Grantaire gave a good Exorcist head whip, and puffed exasperatedly, “Marius, you aren’t helping,” at the red faced man still standing in the corner of his own kitchen.  Marius murmured an apology and continued to look like a kicked puppy. (But Grantaire had been smiling as he snapped at Marius, so Courfeyrac considered that Dead Eyes Layer 2 down.)

 The only way to break that third layer was to further provoke.  “If you’re so concerned about it, why don’t you just stop reading the letters?” Courfeyrac was really courting the devil.  He should give more thought to his life choices.

Grantaire’s eyes flashed their startling blue that people only ever got to see when he argued with Enjolras or was caught in the tide of his muse (both of which were, for all intents and purposes, the exact same thing.) “If I do that, it would be like admitting defeat!”  (Dead Eyes officially gone.)

“No, it would be like walking past free tickets to see Bastille live, and I know how you feel about Pompeii.”

“…shut up.”  Grantaire seemed to think about it for a moment, “Yeah, no, I’m a lot more emotionally invested in this situation than I am with Bastille.”

Courfeyrac didn’t let his expression change at all, but he felt a little piece of himself crumple in pain.  He never meant for this to actually burden R.  It was supposed to be a bit of ribbing at Enjolras, and maybe something of a wakeup call for both sides, but Enjolras was taking too long and dragging it out.  He told Grantaire as much.  With fewer words.  Which is to say, he agreed that Enjolras was dragging this out like a sissy.  “I’ll get him to post something, and then we’ll be done with it.  How does that sound?”

Fantastic.  Where did you get these chips?”


When I think about you, my heart stops beating.  If I hold your hand right now, will you laugh it off?  Will you hold back just as tightly?  Would I laugh it off, for that matter?  No one is more scared than me.  I don’t want to mess this up.  You’re pure poetry, and I’m just…not.  I would probably laugh it off, but that doesn’t mean I didn’t mean it.  Every time I touch you, I mean it.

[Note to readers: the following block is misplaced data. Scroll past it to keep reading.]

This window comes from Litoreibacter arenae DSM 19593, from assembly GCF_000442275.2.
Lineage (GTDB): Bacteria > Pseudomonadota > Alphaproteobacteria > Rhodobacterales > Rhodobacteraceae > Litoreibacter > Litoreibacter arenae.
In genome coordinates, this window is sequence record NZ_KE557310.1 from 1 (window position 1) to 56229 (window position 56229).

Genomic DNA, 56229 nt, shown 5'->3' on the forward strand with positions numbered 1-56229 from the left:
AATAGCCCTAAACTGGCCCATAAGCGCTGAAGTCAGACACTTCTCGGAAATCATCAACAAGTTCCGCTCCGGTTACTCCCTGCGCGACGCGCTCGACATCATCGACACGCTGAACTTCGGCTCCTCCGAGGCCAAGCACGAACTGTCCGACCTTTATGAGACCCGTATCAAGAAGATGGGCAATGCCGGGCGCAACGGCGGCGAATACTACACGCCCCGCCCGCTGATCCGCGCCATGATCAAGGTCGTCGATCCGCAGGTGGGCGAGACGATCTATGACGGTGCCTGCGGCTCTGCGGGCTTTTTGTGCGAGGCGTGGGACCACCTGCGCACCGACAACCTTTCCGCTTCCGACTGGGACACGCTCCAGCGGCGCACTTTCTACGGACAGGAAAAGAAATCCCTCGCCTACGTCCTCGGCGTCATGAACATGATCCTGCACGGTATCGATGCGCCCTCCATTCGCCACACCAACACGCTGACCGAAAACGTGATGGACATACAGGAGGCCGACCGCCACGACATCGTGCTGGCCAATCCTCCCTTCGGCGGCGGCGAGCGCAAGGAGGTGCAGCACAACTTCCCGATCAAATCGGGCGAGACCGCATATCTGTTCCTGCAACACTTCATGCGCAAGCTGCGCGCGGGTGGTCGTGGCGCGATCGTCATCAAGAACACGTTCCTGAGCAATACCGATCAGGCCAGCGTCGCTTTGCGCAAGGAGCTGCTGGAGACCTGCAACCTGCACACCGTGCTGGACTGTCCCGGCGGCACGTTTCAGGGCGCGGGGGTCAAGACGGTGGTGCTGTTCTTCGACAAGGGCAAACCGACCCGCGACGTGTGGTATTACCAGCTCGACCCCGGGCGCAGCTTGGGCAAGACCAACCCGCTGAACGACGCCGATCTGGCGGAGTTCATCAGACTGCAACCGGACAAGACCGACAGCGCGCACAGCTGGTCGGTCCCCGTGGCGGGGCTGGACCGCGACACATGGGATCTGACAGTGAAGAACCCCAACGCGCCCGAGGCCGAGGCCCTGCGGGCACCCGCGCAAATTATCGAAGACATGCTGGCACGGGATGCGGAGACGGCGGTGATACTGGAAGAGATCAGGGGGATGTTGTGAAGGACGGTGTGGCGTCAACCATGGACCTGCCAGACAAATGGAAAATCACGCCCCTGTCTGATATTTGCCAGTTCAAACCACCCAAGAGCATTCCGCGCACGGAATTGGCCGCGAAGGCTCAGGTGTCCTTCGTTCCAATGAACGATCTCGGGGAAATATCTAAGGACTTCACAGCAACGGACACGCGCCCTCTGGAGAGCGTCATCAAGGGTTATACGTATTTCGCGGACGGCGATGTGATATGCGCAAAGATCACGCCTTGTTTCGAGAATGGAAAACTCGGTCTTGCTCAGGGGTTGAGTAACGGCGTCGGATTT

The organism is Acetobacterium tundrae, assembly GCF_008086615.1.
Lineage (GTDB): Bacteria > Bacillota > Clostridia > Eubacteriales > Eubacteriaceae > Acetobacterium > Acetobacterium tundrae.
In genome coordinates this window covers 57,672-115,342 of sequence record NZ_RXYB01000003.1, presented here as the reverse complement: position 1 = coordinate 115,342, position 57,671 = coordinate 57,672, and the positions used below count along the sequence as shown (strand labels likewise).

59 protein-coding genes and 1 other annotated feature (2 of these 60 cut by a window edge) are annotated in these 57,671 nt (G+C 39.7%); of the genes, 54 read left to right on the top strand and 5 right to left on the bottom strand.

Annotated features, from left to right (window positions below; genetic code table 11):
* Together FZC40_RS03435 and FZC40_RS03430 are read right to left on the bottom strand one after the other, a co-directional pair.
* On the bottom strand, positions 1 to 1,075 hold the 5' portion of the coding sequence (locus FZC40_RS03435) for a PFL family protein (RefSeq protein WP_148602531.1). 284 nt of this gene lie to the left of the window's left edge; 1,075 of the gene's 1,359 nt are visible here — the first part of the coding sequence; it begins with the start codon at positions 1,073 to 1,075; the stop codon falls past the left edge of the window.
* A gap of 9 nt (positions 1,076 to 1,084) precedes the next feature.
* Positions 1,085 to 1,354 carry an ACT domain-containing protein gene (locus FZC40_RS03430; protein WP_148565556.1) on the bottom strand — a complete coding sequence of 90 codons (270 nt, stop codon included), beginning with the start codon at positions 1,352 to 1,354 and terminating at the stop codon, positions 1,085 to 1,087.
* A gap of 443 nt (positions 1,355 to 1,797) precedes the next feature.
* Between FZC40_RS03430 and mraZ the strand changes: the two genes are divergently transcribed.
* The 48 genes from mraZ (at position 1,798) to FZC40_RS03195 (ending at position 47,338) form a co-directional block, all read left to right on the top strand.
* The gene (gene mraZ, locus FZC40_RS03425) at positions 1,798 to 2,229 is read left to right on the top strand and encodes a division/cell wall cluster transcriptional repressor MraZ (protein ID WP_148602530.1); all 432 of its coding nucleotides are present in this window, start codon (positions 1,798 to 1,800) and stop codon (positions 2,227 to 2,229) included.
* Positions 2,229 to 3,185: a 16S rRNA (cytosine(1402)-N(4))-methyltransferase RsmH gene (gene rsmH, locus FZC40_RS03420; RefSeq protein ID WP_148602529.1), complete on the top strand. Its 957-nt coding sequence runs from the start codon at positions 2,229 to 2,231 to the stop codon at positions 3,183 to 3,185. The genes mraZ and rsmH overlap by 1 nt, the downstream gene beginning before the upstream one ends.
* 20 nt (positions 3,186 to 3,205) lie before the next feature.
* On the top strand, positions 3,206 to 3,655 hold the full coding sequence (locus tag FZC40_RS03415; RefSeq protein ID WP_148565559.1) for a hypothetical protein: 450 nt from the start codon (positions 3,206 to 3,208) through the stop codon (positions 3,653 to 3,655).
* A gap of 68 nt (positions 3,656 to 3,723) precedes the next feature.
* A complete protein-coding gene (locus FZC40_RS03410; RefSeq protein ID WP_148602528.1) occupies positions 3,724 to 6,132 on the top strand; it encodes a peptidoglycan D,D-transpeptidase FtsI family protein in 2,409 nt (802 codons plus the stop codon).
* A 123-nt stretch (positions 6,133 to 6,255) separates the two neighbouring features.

The paper stared mockingly back at him.  He didn’t know where to start.  Enjolras unbraided and rebraided his hair three times, staring at the blank paper, before picking up his pen and writing absolutely nothing.  Writing from his heart was hard when he didn’t know what was there. Bahorel doesn’t know what he’s talking about.  WHY DID I LET COURFEYRAC TALK ME INTO THIS?

Glancing around his Spartan living room for inspiration, Enjolras’s gaze landed on some of Combeferre’s shoes on the floor by the kitchen door, Jehan’s flowers he demanded they keep on the windowsill above the sink, and Courfeyrac’s message in fluorescent magnet letters on the fridge.  Enjolras knew he didn’t know of love, but he knew of friendship.  And loyalty.  But those were too vague for The Wall.  His confession would stand out too much.  And it wasn’t much of a confession if all his friends already knew that he cared for them in a non-romantic way.

That made him stop: did all his friends know that he cared for them?  He thought of Joly’s frantic doting, of Feuilly’s calming expression turning to fire, and Grantaire, lounging in the back with his bottle, spewing poison and vitriol, the stubborn nonbeliever sent to try his resolveOh.  And that’s when he knew.  He tucked his chin to his chest and scribbled the furiously at the blank paper.


You don’t know, because you make my blood boil.  I can’t help but wonder if you know how much I care.  All I ever have to say are words flung in the heat of the moment, but I always look back at you with soft eyes, especially when you laugh.  Not your boisterous laugh, meant for the group; no, I love your soft laugh.  The laugh that makes you look down to hide it behind your drink; that makes you look down, so I can look at you without the electric blue blaze of your gaze to blind me.  Then, I can look at you, and feel.”